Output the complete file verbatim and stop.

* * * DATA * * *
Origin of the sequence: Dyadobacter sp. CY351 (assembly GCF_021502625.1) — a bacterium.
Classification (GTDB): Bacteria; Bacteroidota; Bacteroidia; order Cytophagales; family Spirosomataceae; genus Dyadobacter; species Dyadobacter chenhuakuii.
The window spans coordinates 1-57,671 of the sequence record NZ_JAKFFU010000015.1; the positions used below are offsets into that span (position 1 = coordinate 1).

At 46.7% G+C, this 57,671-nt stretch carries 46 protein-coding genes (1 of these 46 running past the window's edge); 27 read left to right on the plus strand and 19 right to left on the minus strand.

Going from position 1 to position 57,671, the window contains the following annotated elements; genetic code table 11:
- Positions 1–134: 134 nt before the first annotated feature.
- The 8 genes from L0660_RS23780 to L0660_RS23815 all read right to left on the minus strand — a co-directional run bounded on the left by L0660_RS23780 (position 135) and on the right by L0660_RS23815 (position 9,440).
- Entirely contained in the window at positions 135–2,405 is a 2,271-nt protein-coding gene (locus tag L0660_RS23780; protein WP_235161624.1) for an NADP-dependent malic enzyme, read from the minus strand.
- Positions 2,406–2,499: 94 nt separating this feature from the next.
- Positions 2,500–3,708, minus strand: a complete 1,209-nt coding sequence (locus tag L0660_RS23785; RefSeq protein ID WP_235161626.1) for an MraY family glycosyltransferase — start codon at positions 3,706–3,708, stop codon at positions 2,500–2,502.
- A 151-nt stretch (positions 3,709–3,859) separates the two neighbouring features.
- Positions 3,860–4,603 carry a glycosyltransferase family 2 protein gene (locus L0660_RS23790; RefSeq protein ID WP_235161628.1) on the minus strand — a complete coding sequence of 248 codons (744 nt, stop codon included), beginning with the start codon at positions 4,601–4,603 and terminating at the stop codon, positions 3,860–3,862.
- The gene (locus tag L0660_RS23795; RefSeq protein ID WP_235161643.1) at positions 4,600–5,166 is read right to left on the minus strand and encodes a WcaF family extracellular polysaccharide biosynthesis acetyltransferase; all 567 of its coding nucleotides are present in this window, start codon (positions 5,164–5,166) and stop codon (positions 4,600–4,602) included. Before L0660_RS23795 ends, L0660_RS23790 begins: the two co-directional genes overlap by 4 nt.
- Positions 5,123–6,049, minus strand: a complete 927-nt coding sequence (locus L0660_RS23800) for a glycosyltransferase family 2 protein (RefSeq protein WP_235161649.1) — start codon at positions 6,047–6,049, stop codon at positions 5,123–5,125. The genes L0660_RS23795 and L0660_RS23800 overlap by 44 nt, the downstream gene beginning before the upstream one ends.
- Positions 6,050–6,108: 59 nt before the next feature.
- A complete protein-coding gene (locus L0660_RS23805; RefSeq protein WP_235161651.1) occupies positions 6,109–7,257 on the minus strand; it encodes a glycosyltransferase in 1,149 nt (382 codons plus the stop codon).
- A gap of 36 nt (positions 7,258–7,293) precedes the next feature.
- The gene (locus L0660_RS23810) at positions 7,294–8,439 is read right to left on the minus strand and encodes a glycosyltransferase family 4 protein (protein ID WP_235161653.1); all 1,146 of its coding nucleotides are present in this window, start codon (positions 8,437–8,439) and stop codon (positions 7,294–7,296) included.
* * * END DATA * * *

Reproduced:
Origin of the sequence: Dyadobacter sp. CY351 (assembly GCF_021502625.1) — a bacterium.
Classification (GTDB): Bacteria; Bacteroidota; Bacteroidia; order Cytophagales; family Spirosomataceae; genus Dyadobacter; species Dyadobacter chenhuakuii.
The window spans coordinates 1-57,671 of the sequence record NZ_JAKFFU010000015.1; the positions used below are offsets into that span (position 1 = coordinate 1).

At 46.7% G+C, this 57,671-nt stretch carries 46 protein-coding genes (1 of these 46 running past the window's edge); 27 read left to right on the plus strand and 19 right to left on the minus strand.

Going from position 1 to position 57,671, the window contains the following annotated elements; genetic code table 11:
- Positions 1–134: 134 nt before the first annotated feature.
- The 8 genes from L0660_RS23780 to L0660_RS23815 all read right to left on the minus strand — a co-directional run bounded on the left by L0660_RS23780 (position 135) and on the right by L0660_RS23815 (position 9,440).
- Entirely contained in the window at positions 135–2,405 is a 2,271-nt protein-coding gene (locus tag L0660_RS23780; protein WP_235161624.1) for an NADP-dependent malic enzyme, read from the minus strand.
- Positions 2,406–2,499: 94 nt separating this feature from the next.
- Positions 2,500–3,708, minus strand: a complete 1,209-nt coding sequence (locus tag L0660_RS23785; RefSeq protein ID WP_235161626.1) for an MraY family glycosyltransferase — start codon at positions 3,706–3,708, stop codon at positions 2,500–2,502.
- A 151-nt stretch (positions 3,709–3,859) separates the two neighbouring features.
- Positions 3,860–4,603 carry a glycosyltransferase family 2 protein gene (locus L0660_RS23790; RefSeq protein ID WP_235161628.1) on the minus strand — a complete coding sequence of 248 codons (744 nt, stop codon included), beginning with the start codon at positions 4,601–4,603 and terminating at the stop codon, positions 3,860–3,862.
- The gene (locus tag L0660_RS23795; RefSeq protein ID WP_235161643.1) at positions 4,600–5,166 is read right to left on the minus strand and encodes a WcaF family extracellular polysaccharide biosynthesis acetyltransferase; all 567 of its coding nucleotides are present in this window, start codon (positions 5,164–5,166) and stop codon (positions 4,600–4,602) included. Before L0660_RS23795 ends, L0660_RS23790 begins: the two co-directional genes overlap by 4 nt.
- Positions 5,123–6,049, minus strand: a complete 927-nt coding sequence (locus L0660_RS23800) for a glycosyltransferase family 2 protein (RefSeq protein WP_235161649.1) — start codon at positions 6,047–6,049, stop codon at positions 5,123–5,125. The genes L0660_RS23795 and L0660_RS23800 overlap by 44 nt, the downstream gene beginning before the upstream one ends.
- Positions 6,050–6,108: 59 nt before the next feature.
- A complete protein-coding gene (locus L0660_RS23805; RefSeq protein WP_235161651.1) occupies positions 6,109–7,257 on the minus strand; it encodes a glycosyltransferase in 1,149 nt (382 codons plus the stop codon).
- A gap of 36 nt (positions 7,258–7,293) precedes the next feature.
- The gene (locus L0660_RS23810) at positions 7,294–8,439 is read right to left on the minus strand and encodes a glycosyltransferase family 4 protein (protein ID WP_235161653.1); all 1,146 of its coding nucleotides are present in this window, start codon (positions 8,437–8,439) and stop codon (positions 7,294–7,296) included.